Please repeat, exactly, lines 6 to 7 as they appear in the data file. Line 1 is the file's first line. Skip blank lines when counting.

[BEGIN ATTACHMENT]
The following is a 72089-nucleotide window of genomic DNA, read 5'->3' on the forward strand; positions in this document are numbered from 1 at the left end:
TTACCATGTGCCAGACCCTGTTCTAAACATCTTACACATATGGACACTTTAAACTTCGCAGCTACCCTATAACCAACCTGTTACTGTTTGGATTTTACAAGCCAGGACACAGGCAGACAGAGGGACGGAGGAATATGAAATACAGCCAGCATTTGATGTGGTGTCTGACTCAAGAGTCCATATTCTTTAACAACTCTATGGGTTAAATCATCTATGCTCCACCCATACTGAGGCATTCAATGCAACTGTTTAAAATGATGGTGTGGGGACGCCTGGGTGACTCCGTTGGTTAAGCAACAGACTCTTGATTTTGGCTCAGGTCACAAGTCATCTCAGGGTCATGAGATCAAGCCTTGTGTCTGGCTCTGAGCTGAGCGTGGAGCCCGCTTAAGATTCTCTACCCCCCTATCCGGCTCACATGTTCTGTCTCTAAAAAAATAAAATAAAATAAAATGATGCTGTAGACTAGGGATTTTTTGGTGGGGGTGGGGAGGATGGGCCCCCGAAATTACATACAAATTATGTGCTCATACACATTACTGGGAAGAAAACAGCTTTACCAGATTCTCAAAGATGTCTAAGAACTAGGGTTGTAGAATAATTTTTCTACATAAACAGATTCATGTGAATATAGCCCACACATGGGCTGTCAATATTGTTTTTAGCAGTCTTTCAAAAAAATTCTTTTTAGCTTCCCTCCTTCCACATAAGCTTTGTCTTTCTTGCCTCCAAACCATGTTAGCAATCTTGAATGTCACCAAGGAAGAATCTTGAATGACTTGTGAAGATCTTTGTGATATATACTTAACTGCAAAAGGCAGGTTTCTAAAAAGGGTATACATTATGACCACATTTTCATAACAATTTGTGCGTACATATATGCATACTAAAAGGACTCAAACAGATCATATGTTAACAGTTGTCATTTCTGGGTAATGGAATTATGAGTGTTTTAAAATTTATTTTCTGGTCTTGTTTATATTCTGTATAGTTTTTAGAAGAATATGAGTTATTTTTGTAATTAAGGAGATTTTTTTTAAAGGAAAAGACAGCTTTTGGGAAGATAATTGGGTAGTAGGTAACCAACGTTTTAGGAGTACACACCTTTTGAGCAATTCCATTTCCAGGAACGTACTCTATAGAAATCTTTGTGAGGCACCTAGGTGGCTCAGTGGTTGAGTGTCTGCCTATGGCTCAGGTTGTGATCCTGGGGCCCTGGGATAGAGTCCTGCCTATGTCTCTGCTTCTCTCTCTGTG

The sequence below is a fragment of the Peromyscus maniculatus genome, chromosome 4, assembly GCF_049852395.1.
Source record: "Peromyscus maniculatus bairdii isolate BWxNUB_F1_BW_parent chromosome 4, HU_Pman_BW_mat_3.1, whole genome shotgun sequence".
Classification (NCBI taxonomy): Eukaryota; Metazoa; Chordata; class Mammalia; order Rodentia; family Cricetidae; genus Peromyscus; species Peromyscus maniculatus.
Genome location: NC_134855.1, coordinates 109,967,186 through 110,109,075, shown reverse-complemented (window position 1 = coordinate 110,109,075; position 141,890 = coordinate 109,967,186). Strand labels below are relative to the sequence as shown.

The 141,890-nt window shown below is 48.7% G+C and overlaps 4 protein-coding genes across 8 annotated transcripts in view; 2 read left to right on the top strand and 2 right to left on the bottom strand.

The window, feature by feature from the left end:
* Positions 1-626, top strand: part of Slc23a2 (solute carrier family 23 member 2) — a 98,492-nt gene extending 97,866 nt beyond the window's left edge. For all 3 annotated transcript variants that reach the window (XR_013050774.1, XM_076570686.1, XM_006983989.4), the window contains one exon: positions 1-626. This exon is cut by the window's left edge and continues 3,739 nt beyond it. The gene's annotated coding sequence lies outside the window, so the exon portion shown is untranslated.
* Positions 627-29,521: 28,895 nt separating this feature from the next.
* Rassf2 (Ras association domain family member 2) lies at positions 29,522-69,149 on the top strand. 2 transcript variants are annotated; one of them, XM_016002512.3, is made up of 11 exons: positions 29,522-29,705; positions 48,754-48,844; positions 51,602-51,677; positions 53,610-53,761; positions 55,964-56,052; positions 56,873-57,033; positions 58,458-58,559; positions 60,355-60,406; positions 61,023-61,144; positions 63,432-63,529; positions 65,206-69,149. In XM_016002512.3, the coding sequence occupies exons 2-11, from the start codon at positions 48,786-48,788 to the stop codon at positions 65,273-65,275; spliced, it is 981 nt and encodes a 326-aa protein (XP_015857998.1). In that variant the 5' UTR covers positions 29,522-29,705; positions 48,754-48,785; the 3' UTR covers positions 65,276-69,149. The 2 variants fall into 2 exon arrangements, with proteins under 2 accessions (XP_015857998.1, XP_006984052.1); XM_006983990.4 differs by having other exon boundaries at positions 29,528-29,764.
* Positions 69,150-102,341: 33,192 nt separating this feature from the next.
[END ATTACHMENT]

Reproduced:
Genome location: NC_134855.1, coordinates 109,967,186 through 110,109,075, shown reverse-complemented (window position 1 = coordinate 110,109,075; position 141,890 = coordinate 109,967,186). Strand labels below are relative to the sequence as shown.

The 141,890-nt window shown below is 48.7% G+C and overlaps 4 protein-coding genes across 8 annotated transcripts in view; 2 read left to right on the top strand and 2 right to left on the bottom strand.